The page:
Egyptian Cabinet to Benefit from Former Headquarters in Investment

Madbouly follows up efforts to benefit from state headquarters across the country. (Egyptian government)
Madbouly follows up efforts to benefit from state headquarters across the country. (Egyptian government)
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Egyptian Cabinet to Benefit from Former Headquarters in Investment

Madbouly follows up efforts to benefit from state headquarters across the country. (Egyptian government)
Madbouly follows up efforts to benefit from state headquarters across the country. (Egyptian government)

The Egyptian government seeks to benefit from its former headquarters following the transfer of ministries into the New Administrative Capital.

Egyptian Prime Minister Mostafa Madbouly stressed the government’s keenness on continuous follow-up of the state assets and on taking necessary steps to optimize them.

The PM noted that there are reports on several assets across the Egyptian provinces, including many proposals and recommendations on exploiting these assets by issuing them for investment by the private sector to achieve more returns.

Madbouly held a meeting on Thursday to follow up on optimizing the state assets. The meeting was attended by several ministers.

Egyptian government spokesperson Nader Saad said the meeting touched on some of the assets in the provinces of Cairo and Giza that overlook the Nile River in order to optimize them by issuing them for investment.

Last month, Egyptian President Abdel Fattah Al-Sisi met with Madbouly and cabinet members at the Strategic Leadership Center in the New Administrative Capital.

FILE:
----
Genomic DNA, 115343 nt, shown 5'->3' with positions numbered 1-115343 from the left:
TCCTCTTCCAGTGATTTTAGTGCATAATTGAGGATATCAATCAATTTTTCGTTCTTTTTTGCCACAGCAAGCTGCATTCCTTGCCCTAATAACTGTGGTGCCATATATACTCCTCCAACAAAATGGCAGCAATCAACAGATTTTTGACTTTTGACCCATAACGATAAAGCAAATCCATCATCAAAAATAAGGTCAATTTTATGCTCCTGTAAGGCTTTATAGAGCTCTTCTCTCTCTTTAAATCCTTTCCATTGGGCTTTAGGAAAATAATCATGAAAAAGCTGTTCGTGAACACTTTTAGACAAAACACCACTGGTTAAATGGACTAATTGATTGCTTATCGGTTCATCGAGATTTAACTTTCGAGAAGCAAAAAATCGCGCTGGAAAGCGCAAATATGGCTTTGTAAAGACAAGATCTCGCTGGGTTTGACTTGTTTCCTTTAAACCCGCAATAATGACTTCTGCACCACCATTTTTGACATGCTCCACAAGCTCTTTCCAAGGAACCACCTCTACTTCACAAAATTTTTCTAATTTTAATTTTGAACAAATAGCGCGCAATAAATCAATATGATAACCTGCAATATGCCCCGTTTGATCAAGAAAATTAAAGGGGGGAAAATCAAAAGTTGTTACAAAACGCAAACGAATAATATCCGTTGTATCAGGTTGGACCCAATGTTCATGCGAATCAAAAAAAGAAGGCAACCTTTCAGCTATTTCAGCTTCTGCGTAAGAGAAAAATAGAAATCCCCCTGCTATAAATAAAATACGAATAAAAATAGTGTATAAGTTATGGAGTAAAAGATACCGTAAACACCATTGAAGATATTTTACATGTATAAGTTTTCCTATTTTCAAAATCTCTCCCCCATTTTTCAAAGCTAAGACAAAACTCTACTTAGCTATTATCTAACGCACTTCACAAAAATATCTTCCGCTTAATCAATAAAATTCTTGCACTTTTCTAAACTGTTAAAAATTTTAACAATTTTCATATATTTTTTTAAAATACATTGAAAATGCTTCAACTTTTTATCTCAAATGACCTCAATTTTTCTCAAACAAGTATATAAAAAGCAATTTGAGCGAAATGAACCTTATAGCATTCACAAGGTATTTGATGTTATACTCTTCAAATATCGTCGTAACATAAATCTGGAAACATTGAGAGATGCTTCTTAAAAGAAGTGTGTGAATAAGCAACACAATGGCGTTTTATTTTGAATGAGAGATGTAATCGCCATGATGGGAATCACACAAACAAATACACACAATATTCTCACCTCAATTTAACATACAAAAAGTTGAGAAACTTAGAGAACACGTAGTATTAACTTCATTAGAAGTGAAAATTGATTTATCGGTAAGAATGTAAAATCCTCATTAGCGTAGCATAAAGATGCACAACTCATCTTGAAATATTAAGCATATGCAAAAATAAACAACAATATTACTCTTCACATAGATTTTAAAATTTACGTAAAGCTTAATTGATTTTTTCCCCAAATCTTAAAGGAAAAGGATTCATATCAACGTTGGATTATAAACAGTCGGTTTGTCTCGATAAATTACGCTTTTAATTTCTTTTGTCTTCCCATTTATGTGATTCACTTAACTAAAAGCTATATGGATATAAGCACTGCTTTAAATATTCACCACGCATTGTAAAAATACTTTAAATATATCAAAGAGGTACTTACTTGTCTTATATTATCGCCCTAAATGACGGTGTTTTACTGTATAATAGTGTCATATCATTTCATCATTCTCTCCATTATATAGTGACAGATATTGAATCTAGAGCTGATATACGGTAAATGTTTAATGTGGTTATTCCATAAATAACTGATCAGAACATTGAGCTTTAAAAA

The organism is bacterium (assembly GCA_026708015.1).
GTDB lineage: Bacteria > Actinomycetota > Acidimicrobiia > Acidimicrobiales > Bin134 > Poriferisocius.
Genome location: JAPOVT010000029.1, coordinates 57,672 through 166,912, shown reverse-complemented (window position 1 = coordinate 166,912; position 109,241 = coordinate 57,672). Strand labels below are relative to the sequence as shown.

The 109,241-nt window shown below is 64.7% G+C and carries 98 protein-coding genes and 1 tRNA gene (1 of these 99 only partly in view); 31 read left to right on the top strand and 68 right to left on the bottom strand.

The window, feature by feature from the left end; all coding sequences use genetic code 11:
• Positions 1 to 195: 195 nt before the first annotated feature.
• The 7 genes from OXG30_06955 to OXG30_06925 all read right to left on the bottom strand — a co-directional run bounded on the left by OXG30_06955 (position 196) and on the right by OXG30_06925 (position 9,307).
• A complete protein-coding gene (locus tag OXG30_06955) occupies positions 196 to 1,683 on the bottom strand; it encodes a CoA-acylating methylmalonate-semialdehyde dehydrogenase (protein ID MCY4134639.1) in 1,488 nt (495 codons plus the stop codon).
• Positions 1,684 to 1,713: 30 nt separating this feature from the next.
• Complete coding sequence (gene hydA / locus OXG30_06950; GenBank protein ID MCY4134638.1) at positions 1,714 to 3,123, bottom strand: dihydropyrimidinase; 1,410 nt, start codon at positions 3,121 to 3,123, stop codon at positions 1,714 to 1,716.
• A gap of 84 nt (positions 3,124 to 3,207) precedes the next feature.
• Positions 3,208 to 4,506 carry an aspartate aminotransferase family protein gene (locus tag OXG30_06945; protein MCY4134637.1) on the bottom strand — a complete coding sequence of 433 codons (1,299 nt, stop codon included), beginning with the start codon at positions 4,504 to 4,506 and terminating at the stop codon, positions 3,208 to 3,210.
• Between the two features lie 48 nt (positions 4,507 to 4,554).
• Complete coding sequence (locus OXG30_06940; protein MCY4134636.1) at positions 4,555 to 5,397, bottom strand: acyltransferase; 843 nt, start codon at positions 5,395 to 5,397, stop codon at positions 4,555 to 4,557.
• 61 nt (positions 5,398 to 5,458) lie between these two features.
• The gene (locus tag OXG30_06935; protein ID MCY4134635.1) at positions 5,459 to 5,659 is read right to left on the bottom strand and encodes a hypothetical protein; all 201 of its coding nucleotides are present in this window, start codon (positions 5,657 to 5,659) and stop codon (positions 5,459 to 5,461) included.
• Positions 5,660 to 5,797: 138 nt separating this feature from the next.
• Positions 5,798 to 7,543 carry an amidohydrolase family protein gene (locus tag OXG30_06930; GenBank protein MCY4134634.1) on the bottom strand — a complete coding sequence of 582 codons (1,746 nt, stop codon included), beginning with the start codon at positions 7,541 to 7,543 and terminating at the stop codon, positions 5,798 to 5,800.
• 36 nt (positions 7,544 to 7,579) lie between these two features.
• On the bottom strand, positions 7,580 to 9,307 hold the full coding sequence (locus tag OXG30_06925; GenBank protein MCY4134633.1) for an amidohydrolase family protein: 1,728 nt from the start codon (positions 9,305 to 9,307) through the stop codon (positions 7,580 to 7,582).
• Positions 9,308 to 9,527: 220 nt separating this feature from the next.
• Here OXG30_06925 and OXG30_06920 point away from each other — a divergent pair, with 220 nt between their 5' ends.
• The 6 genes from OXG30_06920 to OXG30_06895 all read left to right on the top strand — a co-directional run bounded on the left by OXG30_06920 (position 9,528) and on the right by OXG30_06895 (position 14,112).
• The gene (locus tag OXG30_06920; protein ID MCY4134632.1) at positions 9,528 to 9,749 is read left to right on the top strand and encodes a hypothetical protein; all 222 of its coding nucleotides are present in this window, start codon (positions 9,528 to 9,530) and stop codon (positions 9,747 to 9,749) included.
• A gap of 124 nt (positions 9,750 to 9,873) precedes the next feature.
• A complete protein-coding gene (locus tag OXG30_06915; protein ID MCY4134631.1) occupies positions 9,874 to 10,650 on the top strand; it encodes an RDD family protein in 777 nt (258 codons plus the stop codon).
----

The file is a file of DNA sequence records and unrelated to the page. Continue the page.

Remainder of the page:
The spokesman for the Presidency, Ahmed Fahmy, stated that the meeting discussed the government's plan to relocate ministries and various state agencies and institutions to the new capital.

According to the spokesman, Sisi directed intensifying efforts to ensure the government's move to the capital was smooth.

He noted that it could only be achieved through the modernization of buildings and premises and the qualification of workers, and providing training programs to government personnel to teach them modern methods of administration.

"These efforts, in turn, would contribute to establishing an efficient and effective administrative body," he said.

Moreover, Saad added that the meeting pointed out that the Sovereign Fund of Egypt would start evaluating the assets which were showcased during the meeting and the buildings and lands they have.

The assessment will be based on global assessors for the sake of marketing the assets and establishing investment projects on them, especially since these lands are in unique regions on the Nile River.



High Risk of Famine Persists Across Gaza, Global Hunger Monitor Says 

Men and children search through debris in the yard of the Asma school run by the UN Relief and Works Agency for Palestine Refugees (UNRWA), in the Shati camp for Palestinian refugees west of Gaza City, in the aftermath of overnight Israeli bombardment on June 25, 2024 amid the ongoing conflict in the Palestinian territory between Israel and Hamas. (AFP)